TUSCANY - Florence
FILE : Cathedral 29
TITLE : Virgin with Child an two Saints

LOCATION: Firenze, Cattedrale di S. Maria del Fiore - Apsidal Tribune, apse window s III, Saint Jacopo the Younger’s and Saint Philip’s chapels (mullioned window).

PROVENANCE: original location.

DIMENSIONS: cm. 700 x 190.

CHRONOLOGY: 1442 (documented: commission 13/1/1442).

AUTHOR: Domenico di Piero da Pisa on Lorenzo Ghiberti’s decorative project.

ASSIGNEMENT: Opera del Duomo.

SUBJECT: a 1-4 Saint; b 1-4 Saint; ab 5-8 Enthroned Virgin with child in a canopy.

CRITICAL NOTES: The window is part of the works in the transept projected by Lorenzo Ghiberti that extend also to the 30 windows in the Tribunes and the Chapels. They were realized by various master glaziers between 1435 and 1443 aiming to celebrate - in a vast iconographic program – Christ’s genealogy (Acidini Luchinat).

Ghiberti drew the cartoons himself of some windows, as he had already drawn the ocula in the façade, with the Assumption (1405) –maybe in collaboration with Mariotto di Nardo (Boskovitz) - , St. Laurence and St. Stephen on the sides (1412-15). Furthermore, he supervised the various glaziers so that the whole work comes up to be homogeneous in the style and colors; characterized by refined thematic and chromatic references from chapel to chapel and overall by uniformity of lighting and a subtle calculation of the windows exposure

In this case, the window of the Virgin was made by Domenico di Piero da Pisa, a religious man active as a glazier especially in his town. He was urged by the Opera del Duomo several times, in order to finish upp his work in Florence.

Beside the artist’s contribution, what stands out in this work is the lay out of the main figures that is typical of Ghiberti’s. Favouring a composition based on foreshortening – as can also be seen in the windows of St. John the Evangelist, Thomas, St. Zanobi – the artist represents a certain twisting movement of the figure, exalting linear rhythms of the mantle drapery, with soft undulations.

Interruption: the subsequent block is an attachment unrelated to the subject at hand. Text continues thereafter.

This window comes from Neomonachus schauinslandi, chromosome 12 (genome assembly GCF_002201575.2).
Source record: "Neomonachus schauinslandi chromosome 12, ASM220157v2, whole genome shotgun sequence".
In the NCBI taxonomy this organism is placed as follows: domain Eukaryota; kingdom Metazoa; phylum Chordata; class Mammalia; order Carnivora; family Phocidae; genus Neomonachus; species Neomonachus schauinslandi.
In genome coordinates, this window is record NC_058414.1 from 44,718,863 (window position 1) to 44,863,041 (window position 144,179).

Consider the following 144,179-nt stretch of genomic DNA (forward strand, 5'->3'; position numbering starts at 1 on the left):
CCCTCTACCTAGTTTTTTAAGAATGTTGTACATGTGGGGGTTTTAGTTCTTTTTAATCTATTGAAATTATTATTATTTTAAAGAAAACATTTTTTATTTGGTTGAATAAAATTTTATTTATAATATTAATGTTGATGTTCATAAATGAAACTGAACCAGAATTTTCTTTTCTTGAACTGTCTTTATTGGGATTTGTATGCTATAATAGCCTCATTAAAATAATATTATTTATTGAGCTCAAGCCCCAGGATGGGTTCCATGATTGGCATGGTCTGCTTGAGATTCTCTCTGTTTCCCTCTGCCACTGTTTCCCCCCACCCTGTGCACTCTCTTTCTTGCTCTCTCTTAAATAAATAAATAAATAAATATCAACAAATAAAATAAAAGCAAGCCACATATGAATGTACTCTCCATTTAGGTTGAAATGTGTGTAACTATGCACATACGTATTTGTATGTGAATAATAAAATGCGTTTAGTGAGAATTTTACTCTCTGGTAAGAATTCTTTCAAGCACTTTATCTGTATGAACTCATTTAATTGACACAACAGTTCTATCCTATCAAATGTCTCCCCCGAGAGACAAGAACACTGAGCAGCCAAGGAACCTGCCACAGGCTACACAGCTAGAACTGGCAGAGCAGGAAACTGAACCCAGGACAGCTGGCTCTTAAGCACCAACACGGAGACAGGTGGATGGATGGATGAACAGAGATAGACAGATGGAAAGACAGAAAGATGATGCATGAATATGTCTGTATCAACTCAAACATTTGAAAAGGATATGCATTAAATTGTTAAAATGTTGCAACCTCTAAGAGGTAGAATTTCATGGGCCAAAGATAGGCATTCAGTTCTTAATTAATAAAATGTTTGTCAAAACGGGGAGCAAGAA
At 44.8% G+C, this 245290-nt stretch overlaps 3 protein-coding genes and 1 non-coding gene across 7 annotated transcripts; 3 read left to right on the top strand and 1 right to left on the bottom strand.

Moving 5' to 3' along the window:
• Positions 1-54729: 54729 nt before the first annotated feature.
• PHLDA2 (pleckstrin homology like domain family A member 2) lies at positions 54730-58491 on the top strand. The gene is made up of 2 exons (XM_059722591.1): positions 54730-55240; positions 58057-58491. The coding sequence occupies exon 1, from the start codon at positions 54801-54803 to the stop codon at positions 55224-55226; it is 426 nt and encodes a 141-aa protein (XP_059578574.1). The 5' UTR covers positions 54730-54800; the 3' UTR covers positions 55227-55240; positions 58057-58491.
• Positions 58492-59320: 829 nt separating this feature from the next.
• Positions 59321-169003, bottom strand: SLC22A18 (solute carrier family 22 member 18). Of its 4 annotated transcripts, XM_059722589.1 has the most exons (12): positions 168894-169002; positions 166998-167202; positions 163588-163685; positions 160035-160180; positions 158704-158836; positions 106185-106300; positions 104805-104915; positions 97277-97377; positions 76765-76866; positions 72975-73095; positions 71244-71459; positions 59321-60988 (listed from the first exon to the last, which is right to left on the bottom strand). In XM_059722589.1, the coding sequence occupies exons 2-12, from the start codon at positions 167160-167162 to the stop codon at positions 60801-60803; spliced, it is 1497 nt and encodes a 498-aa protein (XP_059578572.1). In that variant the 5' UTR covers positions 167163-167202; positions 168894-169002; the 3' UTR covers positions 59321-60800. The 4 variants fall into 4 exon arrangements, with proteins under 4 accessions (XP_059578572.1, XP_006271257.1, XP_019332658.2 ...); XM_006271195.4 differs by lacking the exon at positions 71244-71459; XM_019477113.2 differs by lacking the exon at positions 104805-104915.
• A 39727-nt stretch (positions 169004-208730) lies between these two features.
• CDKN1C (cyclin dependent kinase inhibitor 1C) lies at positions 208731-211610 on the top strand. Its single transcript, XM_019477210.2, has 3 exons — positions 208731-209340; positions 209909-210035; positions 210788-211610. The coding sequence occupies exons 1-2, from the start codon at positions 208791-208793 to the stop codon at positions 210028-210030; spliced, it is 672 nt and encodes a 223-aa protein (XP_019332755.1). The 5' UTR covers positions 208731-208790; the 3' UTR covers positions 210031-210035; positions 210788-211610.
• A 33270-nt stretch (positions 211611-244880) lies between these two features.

However, a certain evolution can be found there if compared with the elaborate and ‘abstract’ decoration of the draperies in the previous windows of the Assumption and, overall, of St. Laurence, as if Ghiberti wished to make a compromise between the greater consistency of the volume and the elegance of the late gothic tradition.

There is a compromise also in the iconic typology. In fact, in the lower part of the window- where the figures are ‘contained’ in a considerable perspective in a very plain architecture - there is a reference to the more ‘classic’ orientation of the Florentine culture of the ‘400; on the top of the window, the traditional gothic image of the canopies ids still predominant.

Such a typology, brought in Italy in the last decades of ‘200 (Assisi, Upper Basilica) and spread rapidly all through the ‘300 in more and more elaborated models and similar to those of the contemporary architecture (examples in Assisi, Lower Basilica ; Firenze, S. Croce, S. Maria Novella, Certosa del Galluzzo, Cathedral naves) up to the beginning of the ‘400 , in the height of its elaboration ( see Perugia, Church of St .Domenic 1). With Ghiberti starts the crisis in that tradition and its following decline, when gradually, there are more and more models of architecture ‘ancient’-like that will replace the old gothic ones.